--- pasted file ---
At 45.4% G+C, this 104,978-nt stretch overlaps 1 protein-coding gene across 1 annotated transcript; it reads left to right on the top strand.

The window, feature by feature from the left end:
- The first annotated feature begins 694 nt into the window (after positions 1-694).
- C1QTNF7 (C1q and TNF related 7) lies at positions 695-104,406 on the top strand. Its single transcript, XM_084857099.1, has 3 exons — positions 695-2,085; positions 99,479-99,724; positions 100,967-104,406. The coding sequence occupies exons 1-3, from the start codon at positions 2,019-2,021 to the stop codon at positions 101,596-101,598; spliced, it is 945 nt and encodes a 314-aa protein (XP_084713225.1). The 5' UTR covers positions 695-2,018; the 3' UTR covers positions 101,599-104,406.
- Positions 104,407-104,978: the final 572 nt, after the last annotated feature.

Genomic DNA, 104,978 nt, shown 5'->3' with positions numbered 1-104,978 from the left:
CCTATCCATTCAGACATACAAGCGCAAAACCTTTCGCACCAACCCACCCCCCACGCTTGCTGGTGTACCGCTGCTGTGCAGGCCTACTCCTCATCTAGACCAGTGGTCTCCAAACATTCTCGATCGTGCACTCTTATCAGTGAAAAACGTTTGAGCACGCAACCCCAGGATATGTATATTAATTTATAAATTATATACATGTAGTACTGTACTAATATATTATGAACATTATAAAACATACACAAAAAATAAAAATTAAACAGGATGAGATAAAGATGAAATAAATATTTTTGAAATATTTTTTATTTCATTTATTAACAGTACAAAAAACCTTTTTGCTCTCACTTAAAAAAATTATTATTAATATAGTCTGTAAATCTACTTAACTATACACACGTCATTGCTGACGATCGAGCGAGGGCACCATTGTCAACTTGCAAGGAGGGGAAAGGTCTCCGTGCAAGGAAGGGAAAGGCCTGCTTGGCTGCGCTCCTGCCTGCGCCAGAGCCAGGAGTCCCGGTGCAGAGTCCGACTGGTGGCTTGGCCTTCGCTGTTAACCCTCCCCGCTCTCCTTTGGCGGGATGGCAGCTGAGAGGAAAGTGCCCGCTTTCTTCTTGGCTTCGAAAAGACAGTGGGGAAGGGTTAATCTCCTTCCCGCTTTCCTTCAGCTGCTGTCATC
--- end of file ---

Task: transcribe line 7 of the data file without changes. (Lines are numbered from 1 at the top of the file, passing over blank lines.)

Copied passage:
CCTATCCATTCAGACATACAAGCGCAAAACCTTTCGCACCAACCCACCCCCCACGCTTGCTGGTGTACCGCTGCTGTGCAGGCCTACTCCTCATCTAGACCAGTGGTCTCCAAACATTCTCGATCGTGCACTCTTATCAGTGAAAAACGTTTGAGCACGCAACCCCAGGATATGTATATTAATTTATAAATTATATACATGTAGTACTGTACTAATATATTATGAACATTATAAAACATACACAAAAAATAAAAATTAAACAGGATGAGATAAAGATGAAATAAATATTTTTGAAATATTTTTTATTTCATTTATTAACAGTACAAAAAACCTTTTTGCTCTCACTTAAAAAAATTATTATTAATATAGTCTGTAAATCTACTTAACTATACACACGTCATTGCTGACGATCGAGCGAGGGCACCATTGTCAACTTGCAAGGAGGGGAAAGGTCTCCGTGCAAGGAAGGGAAAGGCCTGCTTGGCTGCGCTCCTGCCTGCGCCAGAGCCAGGAGTCCCGGTGCAGAGTCCGACTGGTGGCTTGGCCTTCGCTGTTAACCCTCCCCGCTCTCCTTTGGCGGGATGGCAGCTGAGAGGAAAGTGCCCGCTTTCTTCTTGGCTTCGAAAAGACAGTGGGGAAGGGTTAATCTCCTTCCCGCTTTCCTTCAGCTGCTGTCATC